Eventually after much rigorous testing (which consisted mostly of my wife looking for the manual, and me whacking the side of the device and cursing), we determined that the main mercury-sodium plasma-electron projector (i.e. the "Lamp") had failed or what we in the applied technical sciences refer to as "shit the bed."
After much consternation upon discovering that a replacement lamp cost several million dollars (OK, $200 plus S&H, but still), the accounting department remembered that we had gotten COSTCO's automatic 2-year warranty extension. We contacted COSTCO "Concierge Service" (which I guess, is the fancy way of saying "service department," but then again "concierge" lends an international flavor to the process and that can't be bad). They talked us through some highly rigorous diagnostics, i.e. unplug the TV, now plug it back in, and try to turn it on. The diagnostics confirmed the lamp failure.
COSTCO then promised us a replacement unit via 2-day UPS Air, which arrived right on schedule yesterday.
The replacement unit contained directions and many, many dire warnings about mercury poisoning and high voltage electricity which I mostly just ignored. I unscrewed the access panel on the back of the unit -which contained even more dire and horrific warnings about mercury, high voltage, user serviceable parts, bright lights, gremlins, particle beams, black holes, and animal dander - popped out the old module and inserted the new one.
Seems you actually have to put the cover back on before powering up the particle accelerator, there's a safety lock out. Don't want an undergrad accidently leaving a LEGOS Star Wars storm trooper in there, or you know, one of the research animals). Not wanting to endanger the genetic future of everybody in a hundred mile radius, I reattached the cover and fired that sucker up.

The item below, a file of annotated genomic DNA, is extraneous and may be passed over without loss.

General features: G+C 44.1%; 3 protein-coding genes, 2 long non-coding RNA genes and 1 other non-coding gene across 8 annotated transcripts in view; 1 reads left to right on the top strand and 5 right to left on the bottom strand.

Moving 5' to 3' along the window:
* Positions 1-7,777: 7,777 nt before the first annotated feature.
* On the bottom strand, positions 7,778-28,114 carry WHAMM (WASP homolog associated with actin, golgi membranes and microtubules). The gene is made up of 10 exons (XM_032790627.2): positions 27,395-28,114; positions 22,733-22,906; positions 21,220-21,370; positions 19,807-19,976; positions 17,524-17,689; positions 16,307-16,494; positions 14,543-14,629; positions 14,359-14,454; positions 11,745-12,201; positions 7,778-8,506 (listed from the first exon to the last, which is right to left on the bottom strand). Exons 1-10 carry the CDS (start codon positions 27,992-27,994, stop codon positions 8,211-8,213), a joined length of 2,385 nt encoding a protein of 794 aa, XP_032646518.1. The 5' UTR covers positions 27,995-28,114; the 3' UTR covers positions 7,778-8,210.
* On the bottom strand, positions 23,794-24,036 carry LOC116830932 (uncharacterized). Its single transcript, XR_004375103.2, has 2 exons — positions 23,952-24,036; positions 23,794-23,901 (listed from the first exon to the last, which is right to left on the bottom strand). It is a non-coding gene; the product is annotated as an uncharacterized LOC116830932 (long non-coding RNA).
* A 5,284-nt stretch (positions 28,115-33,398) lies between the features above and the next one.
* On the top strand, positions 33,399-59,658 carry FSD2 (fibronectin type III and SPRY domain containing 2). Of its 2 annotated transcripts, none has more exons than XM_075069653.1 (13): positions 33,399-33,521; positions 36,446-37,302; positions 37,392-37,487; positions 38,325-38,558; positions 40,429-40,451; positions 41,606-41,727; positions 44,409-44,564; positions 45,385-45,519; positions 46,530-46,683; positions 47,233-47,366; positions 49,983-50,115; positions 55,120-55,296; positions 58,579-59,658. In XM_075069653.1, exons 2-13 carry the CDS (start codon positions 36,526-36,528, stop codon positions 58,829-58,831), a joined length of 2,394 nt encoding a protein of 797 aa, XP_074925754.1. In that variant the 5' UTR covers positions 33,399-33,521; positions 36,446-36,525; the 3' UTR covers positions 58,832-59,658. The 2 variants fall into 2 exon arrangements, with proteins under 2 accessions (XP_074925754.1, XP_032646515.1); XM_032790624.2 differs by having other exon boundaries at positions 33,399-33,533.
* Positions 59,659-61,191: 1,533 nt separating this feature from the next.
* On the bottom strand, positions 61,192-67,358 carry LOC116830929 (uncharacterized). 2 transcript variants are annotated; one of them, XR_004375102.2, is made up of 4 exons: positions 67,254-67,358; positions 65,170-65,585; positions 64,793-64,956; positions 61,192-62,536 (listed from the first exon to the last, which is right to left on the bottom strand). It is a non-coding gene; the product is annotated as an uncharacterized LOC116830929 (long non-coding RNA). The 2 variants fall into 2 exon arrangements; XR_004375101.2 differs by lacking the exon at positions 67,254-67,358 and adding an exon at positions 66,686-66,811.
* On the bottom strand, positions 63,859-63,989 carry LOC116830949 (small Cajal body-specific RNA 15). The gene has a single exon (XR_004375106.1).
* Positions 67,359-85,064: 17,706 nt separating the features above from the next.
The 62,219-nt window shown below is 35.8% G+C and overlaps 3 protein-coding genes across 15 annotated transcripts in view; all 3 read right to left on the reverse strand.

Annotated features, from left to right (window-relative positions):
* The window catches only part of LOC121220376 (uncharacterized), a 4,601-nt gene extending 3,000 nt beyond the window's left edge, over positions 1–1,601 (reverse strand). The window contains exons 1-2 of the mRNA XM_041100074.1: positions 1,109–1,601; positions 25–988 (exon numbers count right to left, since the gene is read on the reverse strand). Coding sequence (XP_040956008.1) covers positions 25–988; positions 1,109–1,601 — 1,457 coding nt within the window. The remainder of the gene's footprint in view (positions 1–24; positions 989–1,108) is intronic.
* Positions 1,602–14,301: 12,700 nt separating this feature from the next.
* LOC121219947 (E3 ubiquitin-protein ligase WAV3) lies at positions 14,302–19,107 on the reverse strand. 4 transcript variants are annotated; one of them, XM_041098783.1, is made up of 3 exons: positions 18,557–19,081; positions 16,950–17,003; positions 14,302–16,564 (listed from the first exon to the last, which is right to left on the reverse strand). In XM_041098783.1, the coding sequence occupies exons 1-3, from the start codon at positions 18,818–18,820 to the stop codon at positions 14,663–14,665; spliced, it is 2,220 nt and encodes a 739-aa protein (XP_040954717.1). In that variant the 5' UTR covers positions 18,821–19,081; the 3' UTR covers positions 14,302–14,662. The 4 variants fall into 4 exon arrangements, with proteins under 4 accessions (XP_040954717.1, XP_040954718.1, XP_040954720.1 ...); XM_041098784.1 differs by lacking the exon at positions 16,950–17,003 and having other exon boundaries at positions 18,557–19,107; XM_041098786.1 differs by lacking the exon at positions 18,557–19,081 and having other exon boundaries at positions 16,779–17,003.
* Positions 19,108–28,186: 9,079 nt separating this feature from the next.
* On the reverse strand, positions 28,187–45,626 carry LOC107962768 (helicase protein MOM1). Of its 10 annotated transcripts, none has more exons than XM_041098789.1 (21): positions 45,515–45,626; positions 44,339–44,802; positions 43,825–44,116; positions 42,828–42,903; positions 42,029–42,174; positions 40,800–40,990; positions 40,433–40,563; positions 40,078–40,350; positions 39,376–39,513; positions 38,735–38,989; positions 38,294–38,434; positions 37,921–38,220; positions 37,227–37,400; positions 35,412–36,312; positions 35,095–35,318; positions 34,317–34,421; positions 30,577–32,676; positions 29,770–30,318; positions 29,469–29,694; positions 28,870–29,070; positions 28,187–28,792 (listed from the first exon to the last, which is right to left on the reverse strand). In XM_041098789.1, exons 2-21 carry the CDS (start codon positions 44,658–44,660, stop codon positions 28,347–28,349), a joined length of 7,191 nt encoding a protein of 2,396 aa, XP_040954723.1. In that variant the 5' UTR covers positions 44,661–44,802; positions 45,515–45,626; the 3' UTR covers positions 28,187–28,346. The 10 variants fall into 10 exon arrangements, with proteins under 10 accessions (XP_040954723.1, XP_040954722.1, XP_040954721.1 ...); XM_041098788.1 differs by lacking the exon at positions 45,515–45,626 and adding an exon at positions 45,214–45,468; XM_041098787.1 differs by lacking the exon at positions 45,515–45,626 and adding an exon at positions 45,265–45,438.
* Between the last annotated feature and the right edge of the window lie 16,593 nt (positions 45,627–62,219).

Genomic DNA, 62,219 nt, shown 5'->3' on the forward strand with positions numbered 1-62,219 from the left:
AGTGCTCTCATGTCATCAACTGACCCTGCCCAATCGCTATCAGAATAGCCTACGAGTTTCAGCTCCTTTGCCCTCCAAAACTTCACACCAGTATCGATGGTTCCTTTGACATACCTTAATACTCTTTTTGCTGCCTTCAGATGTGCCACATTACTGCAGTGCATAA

The lights dimmed. Two nuclear cores at the Palmer Atomic Power Plant and Bakery came online under emergency startup, oil prices rose, and the resulting photonic barrage of excited electrons blinded the Hubble Space Telescope and disrupted weather patterns from here to Nome. Over head, the aurora flamed and roared.
It was, as they say, a thing of beauty.
So, after a four day hiatus, Stonekettle Station high definition plasma research is back in business, riding the razor sharp edge of particle physics and bringing us all one step closer to the heat death of the universe and the third season of Heroes in digital HiDef.
You can thank me later, if we're not all eaten by black holes first.
All of which is a fancy way of saying that since I didn't have anything else to blog about today, I talked about my stupid TV set.
One thing, COSTCO Concierge Service was just plain outstanding. Prompt, courteous, knowledgeable, and aggressive about living up to their obligation. I've rarely been so impressed by customer service. After we contacted them initially, they assigned a dedicated technician to our problem, gave us a direct access phone number, ordered the part, and called back the next day to confirm that the part was on its way via the most expedited method possible and to give me a tracking number. They asked if I was comfortable performing the replacement swap-out myself or if I would prefer a service technician to come to my house and take care of it. Once I confirmed that I felt fully qualified to open the set and change what was essentially a big damn light-bulb, they provided me with a complete set of directions and a toll free number to call if I needed real-time assistance during the process. They also provided return postage for the failed unit. And they just called back here about ten minutes ago to confirm that I had received the part and that everything was working properly.
And that, folks, is how you do customer service. Outstanding COSTCO, and thanks, you've got yourself a dedicated customer.